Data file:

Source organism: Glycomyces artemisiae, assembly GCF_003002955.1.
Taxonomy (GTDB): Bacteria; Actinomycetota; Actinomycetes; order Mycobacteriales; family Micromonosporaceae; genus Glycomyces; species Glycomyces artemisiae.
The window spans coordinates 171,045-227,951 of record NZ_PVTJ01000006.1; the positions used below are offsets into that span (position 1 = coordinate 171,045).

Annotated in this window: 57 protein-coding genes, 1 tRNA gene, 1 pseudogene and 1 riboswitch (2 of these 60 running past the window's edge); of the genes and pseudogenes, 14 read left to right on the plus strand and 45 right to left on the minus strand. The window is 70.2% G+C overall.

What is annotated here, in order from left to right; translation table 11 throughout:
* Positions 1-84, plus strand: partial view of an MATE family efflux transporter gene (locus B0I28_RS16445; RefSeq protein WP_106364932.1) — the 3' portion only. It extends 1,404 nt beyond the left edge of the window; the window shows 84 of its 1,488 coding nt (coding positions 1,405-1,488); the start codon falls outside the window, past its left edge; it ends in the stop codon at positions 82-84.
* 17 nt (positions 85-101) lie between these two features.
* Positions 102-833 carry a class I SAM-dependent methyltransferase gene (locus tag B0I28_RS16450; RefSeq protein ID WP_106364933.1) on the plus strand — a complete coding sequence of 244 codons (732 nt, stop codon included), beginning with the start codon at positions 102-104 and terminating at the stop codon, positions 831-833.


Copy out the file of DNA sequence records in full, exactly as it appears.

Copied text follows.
Source organism: Glycomyces artemisiae, assembly GCF_003002955.1.
Taxonomy (GTDB): Bacteria; Actinomycetota; Actinomycetes; order Mycobacteriales; family Micromonosporaceae; genus Glycomyces; species Glycomyces artemisiae.
The window spans coordinates 171,045-227,951 of record NZ_PVTJ01000006.1; the positions used below are offsets into that span (position 1 = coordinate 171,045).

Annotated in this window: 57 protein-coding genes, 1 tRNA gene, 1 pseudogene and 1 riboswitch (2 of these 60 running past the window's edge); of the genes and pseudogenes, 14 read left to right on the plus strand and 45 right to left on the minus strand. The window is 70.2% G+C overall.

What is annotated here, in order from left to right; translation table 11 throughout:
* Positions 1-84, plus strand: partial view of an MATE family efflux transporter gene (locus B0I28_RS16445; RefSeq protein WP_106364932.1) — the 3' portion only. It extends 1,404 nt beyond the left edge of the window; the window shows 84 of its 1,488 coding nt (coding positions 1,405-1,488); the start codon falls outside the window, past its left edge; it ends in the stop codon at positions 82-84.
* 17 nt (positions 85-101) lie between these two features.
* Positions 102-833 carry a class I SAM-dependent methyltransferase gene (locus tag B0I28_RS16450; RefSeq protein ID WP_106364933.1) on the plus strand — a complete coding sequence of 244 codons (732 nt, stop codon included), beginning with the start codon at positions 102-104 and terminating at the stop codon, positions 831-833.